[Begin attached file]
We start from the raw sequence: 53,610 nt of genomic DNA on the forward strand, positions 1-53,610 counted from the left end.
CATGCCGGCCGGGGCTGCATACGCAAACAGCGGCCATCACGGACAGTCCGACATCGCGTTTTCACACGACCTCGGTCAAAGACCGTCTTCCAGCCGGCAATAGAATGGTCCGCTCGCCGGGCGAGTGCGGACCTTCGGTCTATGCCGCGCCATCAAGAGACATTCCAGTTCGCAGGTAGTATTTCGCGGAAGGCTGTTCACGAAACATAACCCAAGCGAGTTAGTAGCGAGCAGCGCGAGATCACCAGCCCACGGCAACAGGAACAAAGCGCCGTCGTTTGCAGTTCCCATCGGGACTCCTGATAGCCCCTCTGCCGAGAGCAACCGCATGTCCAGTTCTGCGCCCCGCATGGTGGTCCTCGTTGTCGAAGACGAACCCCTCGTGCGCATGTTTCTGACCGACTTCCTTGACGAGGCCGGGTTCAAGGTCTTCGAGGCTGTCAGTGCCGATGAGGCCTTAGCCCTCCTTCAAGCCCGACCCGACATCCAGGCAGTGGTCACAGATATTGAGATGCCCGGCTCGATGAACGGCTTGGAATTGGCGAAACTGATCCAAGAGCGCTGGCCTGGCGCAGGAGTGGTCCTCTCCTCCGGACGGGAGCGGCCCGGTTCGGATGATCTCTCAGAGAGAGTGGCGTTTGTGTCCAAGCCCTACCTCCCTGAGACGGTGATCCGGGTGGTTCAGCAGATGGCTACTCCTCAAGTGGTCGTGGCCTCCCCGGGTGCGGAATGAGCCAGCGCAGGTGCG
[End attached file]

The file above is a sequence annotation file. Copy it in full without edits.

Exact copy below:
We start from the raw sequence: 53,610 nt of genomic DNA on the forward strand, positions 1-53,610 counted from the left end.
CATGCCGGCCGGGGCTGCATACGCAAACAGCGGCCATCACGGACAGTCCGACATCGCGTTTTCACACGACCTCGGTCAAAGACCGTCTTCCAGCCGGCAATAGAATGGTCCGCTCGCCGGGCGAGTGCGGACCTTCGGTCTATGCCGCGCCATCAAGAGACATTCCAGTTCGCAGGTAGTATTTCGCGGAAGGCTGTTCACGAAACATAACCCAAGCGAGTTAGTAGCGAGCAGCGCGAGATCACCAGCCCACGGCAACAGGAACAAAGCGCCGTCGTTTGCAGTTCCCATCGGGACTCCTGATAGCCCCTCTGCCGAGAGCAACCGCATGTCCAGTTCTGCGCCCCGCATGGTGGTCCTCGTTGTCGAAGACGAACCCCTCGTGCGCATGTTTCTGACCGACTTCCTTGACGAGGCCGGGTTCAAGGTCTTCGAGGCTGTCAGTGCCGATGAGGCCTTAGCCCTCCTTCAAGCCCGACCCGACATCCAGGCAGTGGTCACAGATATTGAGATGCCCGGCTCGATGAACGGCTTGGAATTGGCGAAACTGATCCAAGAGCGCTGGCCTGGCGCAGGAGTGGTCCTCTCCTCCGGACGGGAGCGGCCCGGTTCGGATGATCTCTCAGAGAGAGTGGCGTTTGTGTCCAAGCCCTACCTCCCTGAGACGGTGATCCGGGTGGTTCAGCAGATGGCTACTCCTCAAGTGGTCGTGGCCTCCCCGGGTGCGGAATGAGCCAGCGCAGGTGCG